Dangerous Dust? Chemicals in Plastics Are Tied to Allergies

By Harder, B. | Science News, July 24, 2004 | Go to article overview

Dangerous Dust? Chemicals in Plastics Are Tied to Allergies


Harder, B., Science News


Household exposure to synthetic chemicals commonly used in plastics and other products appears to increase a person's risk of developing allergies. At least two such chemicals, called phthalates, are more abundant in dust from homes where children have allergy-related illnesses than in dust from the homes of symptomfree children, a Scandinavian study has found.

Phthalates are ingredients in soft plastics, such as those used to make vinyl flooring. They're also used as softening agents in cosmetics and plastic toys.

To determine whether high concentrations of phthalates in dust correlate with allergies, Carl-Gustaf Bornehag of Karlstad University in Sweden and his colleagues visited the homes of 400 Swedish children. About half the kids had at least two of the following conditions: asthma, eczema, and rhinitis, which is an inflammation of the nose's mucous membrane. The other children selected for the study had none of these.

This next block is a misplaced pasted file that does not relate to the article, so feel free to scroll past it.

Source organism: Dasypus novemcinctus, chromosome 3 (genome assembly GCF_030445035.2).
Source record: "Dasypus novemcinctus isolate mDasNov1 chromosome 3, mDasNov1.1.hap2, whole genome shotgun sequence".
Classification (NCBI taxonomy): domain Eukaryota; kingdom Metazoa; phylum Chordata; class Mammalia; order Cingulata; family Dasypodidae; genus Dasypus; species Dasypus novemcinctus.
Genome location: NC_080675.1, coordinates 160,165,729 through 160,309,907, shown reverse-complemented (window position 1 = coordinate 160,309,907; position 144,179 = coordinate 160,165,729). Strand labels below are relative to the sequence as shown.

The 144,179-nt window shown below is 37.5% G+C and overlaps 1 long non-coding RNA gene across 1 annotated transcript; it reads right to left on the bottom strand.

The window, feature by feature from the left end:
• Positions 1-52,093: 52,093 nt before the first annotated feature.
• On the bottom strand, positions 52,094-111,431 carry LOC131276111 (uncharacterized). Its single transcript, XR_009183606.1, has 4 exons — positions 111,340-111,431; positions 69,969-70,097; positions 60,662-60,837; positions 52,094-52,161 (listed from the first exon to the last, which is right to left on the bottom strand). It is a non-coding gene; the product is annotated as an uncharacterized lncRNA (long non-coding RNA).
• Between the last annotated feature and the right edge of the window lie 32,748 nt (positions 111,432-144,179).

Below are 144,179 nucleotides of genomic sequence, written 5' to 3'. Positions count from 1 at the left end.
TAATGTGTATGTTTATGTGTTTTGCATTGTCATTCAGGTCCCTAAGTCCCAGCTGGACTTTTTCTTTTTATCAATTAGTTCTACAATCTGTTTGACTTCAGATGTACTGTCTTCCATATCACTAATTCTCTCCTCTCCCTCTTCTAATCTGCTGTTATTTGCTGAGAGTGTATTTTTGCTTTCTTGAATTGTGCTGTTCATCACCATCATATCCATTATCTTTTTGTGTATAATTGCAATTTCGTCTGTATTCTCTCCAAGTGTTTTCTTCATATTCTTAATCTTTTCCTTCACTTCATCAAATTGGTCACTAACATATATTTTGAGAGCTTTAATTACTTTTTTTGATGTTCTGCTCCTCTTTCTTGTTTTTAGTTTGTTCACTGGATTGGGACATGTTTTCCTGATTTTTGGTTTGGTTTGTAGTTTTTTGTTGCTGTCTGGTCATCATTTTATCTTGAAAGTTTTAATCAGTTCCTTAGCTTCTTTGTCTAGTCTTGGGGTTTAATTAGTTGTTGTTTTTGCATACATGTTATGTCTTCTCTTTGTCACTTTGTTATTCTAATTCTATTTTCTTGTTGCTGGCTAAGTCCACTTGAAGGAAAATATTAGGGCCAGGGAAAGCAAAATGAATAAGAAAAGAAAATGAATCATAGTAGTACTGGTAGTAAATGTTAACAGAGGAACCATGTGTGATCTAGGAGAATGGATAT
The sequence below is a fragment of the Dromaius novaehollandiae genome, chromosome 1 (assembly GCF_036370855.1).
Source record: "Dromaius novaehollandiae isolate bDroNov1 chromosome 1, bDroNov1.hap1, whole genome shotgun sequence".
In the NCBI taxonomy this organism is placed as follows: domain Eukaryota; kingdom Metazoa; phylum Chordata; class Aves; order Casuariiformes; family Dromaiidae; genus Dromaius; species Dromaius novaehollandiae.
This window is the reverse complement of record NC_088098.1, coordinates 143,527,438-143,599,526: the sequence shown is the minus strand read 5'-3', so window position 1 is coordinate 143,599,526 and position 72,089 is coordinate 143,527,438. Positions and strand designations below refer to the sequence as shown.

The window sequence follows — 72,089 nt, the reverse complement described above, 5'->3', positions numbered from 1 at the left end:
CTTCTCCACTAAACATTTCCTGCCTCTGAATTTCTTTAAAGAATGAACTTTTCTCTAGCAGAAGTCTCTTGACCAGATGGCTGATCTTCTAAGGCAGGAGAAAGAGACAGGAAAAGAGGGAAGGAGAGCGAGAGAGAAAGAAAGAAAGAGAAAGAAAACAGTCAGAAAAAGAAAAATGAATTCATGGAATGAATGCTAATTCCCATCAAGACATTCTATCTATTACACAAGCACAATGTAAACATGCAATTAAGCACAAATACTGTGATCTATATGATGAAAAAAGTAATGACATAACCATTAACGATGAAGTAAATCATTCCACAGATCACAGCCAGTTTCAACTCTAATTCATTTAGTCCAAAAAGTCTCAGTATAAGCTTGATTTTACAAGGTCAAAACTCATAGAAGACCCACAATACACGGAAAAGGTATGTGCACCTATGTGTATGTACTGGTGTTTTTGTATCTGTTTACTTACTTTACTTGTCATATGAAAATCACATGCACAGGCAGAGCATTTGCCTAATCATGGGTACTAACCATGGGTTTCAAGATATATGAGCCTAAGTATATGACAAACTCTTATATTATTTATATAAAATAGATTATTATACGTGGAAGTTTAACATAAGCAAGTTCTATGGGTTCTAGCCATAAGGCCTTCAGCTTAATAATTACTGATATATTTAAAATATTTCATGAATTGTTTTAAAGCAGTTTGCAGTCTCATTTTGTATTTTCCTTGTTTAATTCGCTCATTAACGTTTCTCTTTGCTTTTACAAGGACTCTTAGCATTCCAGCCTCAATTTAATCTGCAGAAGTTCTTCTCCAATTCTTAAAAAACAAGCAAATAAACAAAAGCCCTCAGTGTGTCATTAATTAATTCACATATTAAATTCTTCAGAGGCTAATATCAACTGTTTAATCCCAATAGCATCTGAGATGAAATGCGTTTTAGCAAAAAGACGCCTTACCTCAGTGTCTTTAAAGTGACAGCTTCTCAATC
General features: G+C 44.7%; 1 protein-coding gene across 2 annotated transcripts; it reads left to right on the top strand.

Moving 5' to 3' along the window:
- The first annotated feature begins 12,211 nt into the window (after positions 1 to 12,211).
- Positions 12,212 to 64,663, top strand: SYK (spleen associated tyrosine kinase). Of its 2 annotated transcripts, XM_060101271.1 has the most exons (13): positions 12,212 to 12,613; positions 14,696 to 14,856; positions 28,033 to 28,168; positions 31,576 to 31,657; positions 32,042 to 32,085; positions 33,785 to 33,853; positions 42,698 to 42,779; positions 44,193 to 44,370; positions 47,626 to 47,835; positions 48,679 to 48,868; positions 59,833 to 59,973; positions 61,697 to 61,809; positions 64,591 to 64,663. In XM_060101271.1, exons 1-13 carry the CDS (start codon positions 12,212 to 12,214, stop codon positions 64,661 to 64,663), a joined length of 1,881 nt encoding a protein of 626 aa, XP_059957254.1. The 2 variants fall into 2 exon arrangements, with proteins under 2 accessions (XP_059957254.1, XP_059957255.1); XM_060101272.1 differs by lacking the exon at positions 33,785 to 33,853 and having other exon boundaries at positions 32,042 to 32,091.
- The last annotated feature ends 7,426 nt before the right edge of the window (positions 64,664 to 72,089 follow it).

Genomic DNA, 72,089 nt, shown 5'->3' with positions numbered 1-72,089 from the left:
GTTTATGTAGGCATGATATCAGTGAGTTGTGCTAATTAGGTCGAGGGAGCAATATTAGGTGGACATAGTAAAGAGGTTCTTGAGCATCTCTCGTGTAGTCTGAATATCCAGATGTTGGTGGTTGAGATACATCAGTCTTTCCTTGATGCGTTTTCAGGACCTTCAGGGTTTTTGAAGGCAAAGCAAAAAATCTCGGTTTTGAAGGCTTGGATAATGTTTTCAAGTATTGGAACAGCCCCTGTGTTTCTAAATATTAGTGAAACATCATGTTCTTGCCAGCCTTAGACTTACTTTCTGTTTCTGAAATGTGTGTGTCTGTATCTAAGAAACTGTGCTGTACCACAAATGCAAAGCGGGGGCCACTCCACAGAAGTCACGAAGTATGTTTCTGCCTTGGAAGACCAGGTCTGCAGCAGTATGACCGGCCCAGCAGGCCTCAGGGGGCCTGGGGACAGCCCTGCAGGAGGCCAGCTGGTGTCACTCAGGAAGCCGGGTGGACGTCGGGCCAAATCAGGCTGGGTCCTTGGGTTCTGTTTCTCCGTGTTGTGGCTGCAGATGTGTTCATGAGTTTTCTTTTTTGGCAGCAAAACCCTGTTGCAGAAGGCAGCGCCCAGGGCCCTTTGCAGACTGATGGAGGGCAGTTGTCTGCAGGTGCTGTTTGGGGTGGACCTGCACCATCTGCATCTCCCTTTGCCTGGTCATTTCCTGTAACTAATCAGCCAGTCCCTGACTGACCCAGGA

Children exposed to household dust with the greatest concentrations of di(2-ethylhexyl) phthalate (DEHP) were 2.9 times as likely to have asthma as were children exposed to the lowest concentrations of that phthalate. Similarly, children in homes with the greatest concentrations of butyl benzyl phthalate were 3.0 and 2.6 times as likely as the other children to have rhinitis and eczema, respectively, Bornehag and his colleagues report in an upcoming Environmental Health Perspectives.

Four other phthalates showed no significant link with any of the three disorders.

The new study is the first to reveal different phthalate exposures in children with and without allergy-related illnesses, says toxicologist Gunnar Damgaard Nielsen of the National Institute of Occupational Health in Copenhagen. …

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Dangerous Dust? Chemicals in Plastics Are Tied to Allergies
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